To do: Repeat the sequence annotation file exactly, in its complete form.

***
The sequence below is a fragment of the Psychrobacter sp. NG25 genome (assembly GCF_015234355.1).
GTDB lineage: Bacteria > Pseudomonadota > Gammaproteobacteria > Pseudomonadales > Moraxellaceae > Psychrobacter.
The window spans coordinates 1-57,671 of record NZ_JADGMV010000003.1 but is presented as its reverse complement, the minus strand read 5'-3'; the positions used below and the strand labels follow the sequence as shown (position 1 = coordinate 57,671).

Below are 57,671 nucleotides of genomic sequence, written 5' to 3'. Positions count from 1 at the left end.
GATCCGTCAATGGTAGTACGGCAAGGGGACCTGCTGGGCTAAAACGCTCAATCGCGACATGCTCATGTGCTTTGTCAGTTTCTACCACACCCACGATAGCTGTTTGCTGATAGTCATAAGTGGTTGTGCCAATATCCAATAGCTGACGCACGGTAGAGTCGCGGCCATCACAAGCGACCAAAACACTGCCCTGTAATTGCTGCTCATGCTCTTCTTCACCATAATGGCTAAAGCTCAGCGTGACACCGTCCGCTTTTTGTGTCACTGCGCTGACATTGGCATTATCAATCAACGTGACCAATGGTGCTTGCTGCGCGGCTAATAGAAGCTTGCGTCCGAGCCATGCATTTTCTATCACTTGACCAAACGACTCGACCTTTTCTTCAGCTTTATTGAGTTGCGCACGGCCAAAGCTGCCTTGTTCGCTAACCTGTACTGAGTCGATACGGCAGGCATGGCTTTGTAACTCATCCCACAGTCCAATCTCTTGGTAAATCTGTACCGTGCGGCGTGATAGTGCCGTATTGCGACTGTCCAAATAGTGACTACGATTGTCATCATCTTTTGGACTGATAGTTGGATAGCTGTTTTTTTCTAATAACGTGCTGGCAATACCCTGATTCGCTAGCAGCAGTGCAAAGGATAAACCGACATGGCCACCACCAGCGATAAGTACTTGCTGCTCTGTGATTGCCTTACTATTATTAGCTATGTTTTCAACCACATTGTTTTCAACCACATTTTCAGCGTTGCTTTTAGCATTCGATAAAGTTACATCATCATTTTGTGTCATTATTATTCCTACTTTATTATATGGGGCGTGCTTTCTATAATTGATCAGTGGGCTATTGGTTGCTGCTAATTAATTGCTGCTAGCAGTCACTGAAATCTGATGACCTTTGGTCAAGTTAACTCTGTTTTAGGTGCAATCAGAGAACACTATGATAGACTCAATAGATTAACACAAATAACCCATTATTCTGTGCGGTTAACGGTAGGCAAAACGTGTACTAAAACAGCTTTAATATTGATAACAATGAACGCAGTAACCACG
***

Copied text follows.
The sequence below is a fragment of the Psychrobacter sp. NG25 genome (assembly GCF_015234355.1).
GTDB lineage: Bacteria > Pseudomonadota > Gammaproteobacteria > Pseudomonadales > Moraxellaceae > Psychrobacter.
The window spans coordinates 1-57,671 of record NZ_JADGMV010000003.1 but is presented as its reverse complement, the minus strand read 5'-3'; the positions used below and the strand labels follow the sequence as shown (position 1 = coordinate 57,671).

Below are 57,671 nucleotides of genomic sequence, written 5' to 3'. Positions count from 1 at the left end.
GATCCGTCAATGGTAGTACGGCAAGGGGACCTGCTGGGCTAAAACGCTCAATCGCGACATGCTCATGTGCTTTGTCAGTTTCTACCACACCCACGATAGCTGTTTGCTGATAGTCATAAGTGGTTGTGCCAATATCCAATAGCTGACGCACGGTAGAGTCGCGGCCATCACAAGCGACCAAAACACTGCCCTGTAATTGCTGCTCATGCTCTTCTTCACCATAATGGCTAAAGCTCAGCGTGACACCGTCCGCTTTTTGTGTCACTGCGCTGACATTGGCATTATCAATCAACGTGACCAATGGTGCTTGCTGCGCGGCTAATAGAAGCTTGCGTCCGAGCCATGCATTTTCTATCACTTGACCAAACGACTCGACCTTTTCTTCAGCTTTATTGAGTTGCGCACGGCCAAAGCTGCCTTGTTCGCTAACCTGTACTGAGTCGATACGGCAGGCATGGCTTTGTAACTCATCCCACAGTCCAATCTCTTGGTAAATCTGTACCGTGCGGCGTGATAGTGCCGTATTGCGACTGTCCAAATAGTGACTACGATTGTCATCATCTTTTGGACTGATAGTTGGATAGCTGTTTTTTTCTAATAACGTGCTGGCAATACCCTGATTCGCTAGCAGCAGTGCAAAGGATAAACCGACATGGCCACCACCAGCGATAAGTACTTGCTGCTCTGTGATTGCCTTACTATTATTAGCTATGTTTTCAACCACATTGTTTTCAACCACATTTTCAGCGTTGCTTTTAGCATTCGATAAAGTTACATCATCATTTTGTGTCATTATTATTCCTACTTTATTATATGGGGCGTGCTTTCTATAATTGATCAGTGGGCTATTGGTTGCTGCTAATTAATTGCTGCTAGCAGTCACTGAAATCTGATGACCTTTGGTCAAGTTAACTCTGTTTTAGGTGCAATCAGAGAACACTATGATAGACTCAATAGATTAACACAAATAACCCATTATTCTGTGCGGTTAACGGTAGGCAAAACGTGTACTAAAACAGCTTTAATATTGATAACAATGAACGCAGTAACCACG